People's peers to combat Tony's cronies.
The public will be able to suggest candidates to a seven-member Appointments Commission which is expected, initially, to approve about 20 nominations.
The plan is expected to be included in the White Paper on the future of the Lords which the government was unveiling today.
If the ``People's Peers'' idea proved popular, the process could be continued into the eventual, fully-reformed House.
It is seen as a bid to counteract claims that the new House will be packed with government appointees - ``Tony's cronies''.
Lords leader Baroness Jay today dismissed the criticism, and insisted that the personal patronage of the Prime Minister would actually be reduced by the reforms.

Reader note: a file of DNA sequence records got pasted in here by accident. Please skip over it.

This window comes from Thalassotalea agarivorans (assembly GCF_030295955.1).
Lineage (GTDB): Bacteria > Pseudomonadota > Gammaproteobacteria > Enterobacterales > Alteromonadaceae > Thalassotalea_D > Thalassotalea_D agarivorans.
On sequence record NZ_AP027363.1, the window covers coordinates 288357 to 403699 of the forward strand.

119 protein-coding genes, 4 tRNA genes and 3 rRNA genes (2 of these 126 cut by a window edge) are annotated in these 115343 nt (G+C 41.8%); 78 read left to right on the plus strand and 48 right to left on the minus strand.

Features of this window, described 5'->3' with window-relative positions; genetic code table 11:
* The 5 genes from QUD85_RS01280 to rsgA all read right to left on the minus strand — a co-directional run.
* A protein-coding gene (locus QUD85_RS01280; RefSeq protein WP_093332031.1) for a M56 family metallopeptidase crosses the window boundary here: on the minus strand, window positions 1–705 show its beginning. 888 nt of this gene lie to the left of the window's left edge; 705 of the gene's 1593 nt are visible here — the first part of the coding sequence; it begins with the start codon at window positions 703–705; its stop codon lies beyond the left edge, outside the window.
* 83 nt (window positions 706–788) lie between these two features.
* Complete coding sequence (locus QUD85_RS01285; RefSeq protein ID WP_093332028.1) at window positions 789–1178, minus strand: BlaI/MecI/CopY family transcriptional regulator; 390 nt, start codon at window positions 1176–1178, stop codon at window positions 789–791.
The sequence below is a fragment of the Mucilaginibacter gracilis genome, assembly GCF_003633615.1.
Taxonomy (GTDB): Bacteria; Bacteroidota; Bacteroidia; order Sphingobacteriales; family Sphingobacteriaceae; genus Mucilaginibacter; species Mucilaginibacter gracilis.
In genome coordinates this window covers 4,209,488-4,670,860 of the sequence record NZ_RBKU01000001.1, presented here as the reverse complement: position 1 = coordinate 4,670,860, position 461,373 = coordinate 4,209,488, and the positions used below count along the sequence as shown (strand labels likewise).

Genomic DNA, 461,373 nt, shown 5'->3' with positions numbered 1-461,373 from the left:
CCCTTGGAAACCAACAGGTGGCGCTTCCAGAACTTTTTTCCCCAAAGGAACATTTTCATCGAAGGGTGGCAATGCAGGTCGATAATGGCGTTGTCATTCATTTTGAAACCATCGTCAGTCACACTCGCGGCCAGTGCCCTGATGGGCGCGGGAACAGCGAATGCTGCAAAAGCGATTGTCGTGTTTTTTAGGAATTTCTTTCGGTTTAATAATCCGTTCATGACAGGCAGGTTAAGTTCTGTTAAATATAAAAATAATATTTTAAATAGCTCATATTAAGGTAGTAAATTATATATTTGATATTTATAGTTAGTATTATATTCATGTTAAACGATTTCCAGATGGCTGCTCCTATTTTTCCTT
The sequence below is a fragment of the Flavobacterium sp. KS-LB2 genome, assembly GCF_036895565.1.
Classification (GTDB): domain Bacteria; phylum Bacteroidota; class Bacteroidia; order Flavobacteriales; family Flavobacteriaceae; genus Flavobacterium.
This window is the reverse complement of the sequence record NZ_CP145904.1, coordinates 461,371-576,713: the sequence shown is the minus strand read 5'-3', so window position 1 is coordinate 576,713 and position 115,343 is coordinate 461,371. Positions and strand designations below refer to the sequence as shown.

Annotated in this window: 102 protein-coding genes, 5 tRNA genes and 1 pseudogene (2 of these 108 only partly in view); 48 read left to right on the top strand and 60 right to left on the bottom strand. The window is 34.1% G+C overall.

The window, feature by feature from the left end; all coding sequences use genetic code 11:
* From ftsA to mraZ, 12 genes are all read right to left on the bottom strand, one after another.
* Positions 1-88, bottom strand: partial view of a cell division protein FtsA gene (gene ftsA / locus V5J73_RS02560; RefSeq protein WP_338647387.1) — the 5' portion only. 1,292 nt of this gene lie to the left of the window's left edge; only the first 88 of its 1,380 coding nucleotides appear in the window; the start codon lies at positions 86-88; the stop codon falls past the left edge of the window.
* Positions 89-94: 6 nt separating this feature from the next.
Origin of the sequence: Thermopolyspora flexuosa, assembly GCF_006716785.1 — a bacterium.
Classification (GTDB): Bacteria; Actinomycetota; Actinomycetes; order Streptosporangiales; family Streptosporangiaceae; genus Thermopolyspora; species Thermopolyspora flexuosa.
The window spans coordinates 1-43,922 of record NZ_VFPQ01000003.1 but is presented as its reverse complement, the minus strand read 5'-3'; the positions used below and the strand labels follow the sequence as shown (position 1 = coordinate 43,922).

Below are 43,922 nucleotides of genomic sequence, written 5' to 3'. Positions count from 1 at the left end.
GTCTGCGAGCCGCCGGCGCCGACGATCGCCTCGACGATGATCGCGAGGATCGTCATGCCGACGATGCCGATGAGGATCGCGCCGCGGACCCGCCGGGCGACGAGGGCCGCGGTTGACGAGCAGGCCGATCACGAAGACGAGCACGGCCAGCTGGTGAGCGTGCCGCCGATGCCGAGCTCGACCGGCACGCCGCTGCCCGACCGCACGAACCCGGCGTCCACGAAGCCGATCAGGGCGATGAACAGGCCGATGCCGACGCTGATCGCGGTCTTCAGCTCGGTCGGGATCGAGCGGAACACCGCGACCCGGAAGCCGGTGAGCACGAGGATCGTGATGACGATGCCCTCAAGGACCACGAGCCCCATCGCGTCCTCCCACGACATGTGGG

``The 500 life peers who will be left after the hereditaries go have been nominated by eight successive Prime Ministers, most of them Tories, since the 1948 Life Peerages Act.
``To suggest that the tiny minority who've been nominated by the present government are going to be a dominant `Tony's cronies' House is simply nonsense."
A Royal Commission will consider the composition of the final replacement chamber for the House of Lords.
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|Publication:||Coventry Evening Telegraph (England)|
|Date:||Jan 20, 1999|
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